• Charlotte Fire Chief on diversity: ‘I want to be inclusive'

    By: Brittney Johnson

    Updated:

    CHARLOTTE, N.C. - Charlotte's fire chief sat down one-on-one with Eyewitness News to talk about his mission to push for diversity.

    This comes days after firefighters packed City Hall, standing united against more claims of unfair treatment of minorities.

    [Firefighters unite against letter claiming discrimination inside CFD]

    Chief Pete Key said the department is taking a grassroots approach to recruiting and that wherever he goes, he does his best to bring people into the department.

    "I'm at car washes. I'm at Walmart. I'm at Harris Teeters. If I'm in line and a guy, a person, is working, I'm going to start talking about the fire department," Key said.

    Recruiting diverse candidates is the city's top priority for the Charlotte Fire Department.

    Eyewitness News reported last year on concerns over the lack of diversity within the department and the number of minorities being promoted. When former Chief John Hannan retired, Key stepped up and revived initiatives to boost diversity.

    He said the department is spending more money on marketing and advertising at beauty salons, barber shops, and churches. Its sponsored segments on hip-hop radio station Power 98 and sent firefighters to a diversity conference in Virginia to discuss solutions to the recruiting problem departments say is a nationwide problem.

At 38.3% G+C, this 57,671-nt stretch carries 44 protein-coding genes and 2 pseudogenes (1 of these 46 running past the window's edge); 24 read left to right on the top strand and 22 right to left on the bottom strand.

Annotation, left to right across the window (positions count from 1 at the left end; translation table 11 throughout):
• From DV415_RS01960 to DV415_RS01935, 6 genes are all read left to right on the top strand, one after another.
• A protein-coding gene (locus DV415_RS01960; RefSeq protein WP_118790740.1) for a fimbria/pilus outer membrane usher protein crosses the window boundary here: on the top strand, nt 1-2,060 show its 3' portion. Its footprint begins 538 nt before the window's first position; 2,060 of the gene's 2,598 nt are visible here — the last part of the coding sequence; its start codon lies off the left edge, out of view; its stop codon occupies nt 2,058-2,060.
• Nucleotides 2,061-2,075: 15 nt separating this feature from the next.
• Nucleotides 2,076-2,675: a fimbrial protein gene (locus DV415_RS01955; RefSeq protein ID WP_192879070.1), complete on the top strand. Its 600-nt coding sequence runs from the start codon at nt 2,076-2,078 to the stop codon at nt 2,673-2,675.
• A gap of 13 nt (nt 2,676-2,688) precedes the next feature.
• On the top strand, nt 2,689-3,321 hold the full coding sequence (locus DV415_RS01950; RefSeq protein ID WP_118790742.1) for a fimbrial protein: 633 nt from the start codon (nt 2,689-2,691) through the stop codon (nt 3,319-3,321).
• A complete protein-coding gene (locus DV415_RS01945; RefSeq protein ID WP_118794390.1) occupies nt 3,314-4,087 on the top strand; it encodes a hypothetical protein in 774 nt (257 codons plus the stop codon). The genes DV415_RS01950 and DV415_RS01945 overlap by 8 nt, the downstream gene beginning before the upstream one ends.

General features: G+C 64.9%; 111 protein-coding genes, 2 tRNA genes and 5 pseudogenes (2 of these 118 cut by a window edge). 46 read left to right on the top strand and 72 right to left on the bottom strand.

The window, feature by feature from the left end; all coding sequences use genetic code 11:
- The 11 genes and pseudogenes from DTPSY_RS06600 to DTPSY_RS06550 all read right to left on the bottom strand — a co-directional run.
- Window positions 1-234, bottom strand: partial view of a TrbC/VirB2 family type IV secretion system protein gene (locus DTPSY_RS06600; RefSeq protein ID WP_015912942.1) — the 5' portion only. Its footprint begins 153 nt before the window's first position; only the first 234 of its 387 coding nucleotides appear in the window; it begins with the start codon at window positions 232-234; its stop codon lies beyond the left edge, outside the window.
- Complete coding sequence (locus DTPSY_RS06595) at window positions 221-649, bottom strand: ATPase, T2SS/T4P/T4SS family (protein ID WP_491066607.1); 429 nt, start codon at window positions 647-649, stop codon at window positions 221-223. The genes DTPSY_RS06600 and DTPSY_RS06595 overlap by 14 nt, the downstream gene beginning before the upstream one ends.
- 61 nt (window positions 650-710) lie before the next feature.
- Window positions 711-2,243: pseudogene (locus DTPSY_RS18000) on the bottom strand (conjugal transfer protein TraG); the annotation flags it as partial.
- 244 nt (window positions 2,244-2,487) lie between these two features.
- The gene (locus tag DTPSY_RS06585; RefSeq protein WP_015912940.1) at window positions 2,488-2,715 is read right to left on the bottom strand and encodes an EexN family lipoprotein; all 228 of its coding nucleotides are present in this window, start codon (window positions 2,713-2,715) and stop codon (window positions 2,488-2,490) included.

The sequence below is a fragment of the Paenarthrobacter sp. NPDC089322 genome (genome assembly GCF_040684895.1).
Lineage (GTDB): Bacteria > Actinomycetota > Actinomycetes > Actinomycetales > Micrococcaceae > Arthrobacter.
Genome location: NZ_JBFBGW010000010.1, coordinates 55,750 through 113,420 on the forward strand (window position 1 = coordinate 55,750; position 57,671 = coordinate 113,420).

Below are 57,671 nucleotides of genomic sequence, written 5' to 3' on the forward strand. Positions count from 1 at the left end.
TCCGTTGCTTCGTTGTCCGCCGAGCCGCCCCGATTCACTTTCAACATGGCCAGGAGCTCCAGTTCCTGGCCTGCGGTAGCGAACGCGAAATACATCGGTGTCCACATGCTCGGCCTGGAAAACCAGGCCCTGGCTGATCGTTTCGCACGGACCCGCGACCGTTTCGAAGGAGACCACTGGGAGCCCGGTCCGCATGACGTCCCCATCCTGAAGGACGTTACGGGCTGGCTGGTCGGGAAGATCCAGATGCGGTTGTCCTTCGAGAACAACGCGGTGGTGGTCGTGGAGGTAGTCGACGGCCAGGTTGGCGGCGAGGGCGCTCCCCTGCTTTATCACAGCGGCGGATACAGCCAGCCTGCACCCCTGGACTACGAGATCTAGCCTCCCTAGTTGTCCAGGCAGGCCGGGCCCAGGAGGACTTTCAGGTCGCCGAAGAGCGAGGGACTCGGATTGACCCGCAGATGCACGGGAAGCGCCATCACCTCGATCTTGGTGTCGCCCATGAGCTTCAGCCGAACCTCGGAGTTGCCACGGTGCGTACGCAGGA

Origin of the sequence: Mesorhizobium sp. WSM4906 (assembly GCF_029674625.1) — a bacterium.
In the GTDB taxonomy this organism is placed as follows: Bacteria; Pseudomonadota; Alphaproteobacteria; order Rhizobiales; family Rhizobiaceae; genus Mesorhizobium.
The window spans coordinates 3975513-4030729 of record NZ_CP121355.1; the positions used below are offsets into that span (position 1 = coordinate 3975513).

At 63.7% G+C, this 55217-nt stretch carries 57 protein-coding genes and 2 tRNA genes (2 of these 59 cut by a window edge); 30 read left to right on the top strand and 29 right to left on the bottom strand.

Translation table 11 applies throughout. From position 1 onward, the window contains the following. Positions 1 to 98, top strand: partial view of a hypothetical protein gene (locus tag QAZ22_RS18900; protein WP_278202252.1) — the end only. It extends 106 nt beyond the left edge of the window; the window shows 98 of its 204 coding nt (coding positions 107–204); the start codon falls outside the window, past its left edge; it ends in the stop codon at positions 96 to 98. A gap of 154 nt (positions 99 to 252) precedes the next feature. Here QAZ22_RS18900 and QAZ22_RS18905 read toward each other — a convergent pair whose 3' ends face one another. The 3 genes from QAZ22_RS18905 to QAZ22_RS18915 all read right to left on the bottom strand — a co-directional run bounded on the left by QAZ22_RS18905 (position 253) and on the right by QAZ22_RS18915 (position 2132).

[Charlotte's fire chief accused of not promoting women, minorities]

    [Charlotte Fire opens application process, seeks diversity]

    Charlotte is one of the largest departments in the southeast and Key said it's critical that firefighters can connect with every corner of the community.

     "It's important that we get into neighborhoods and try to mirror or parallel the demographics of this city," Key said.

    [LINK: Charlotte Fire Dept. Explorer Program]

    Within the department, he's pushing firefighters to be more engaged and to add their voices to different committees.

    "I want it to be inclusive from firefighter one to fire chief rank," Key said.

    Key said they're already seeing improvement and that roughly 35 percent of the applicants who took the fire test in December were minorities.

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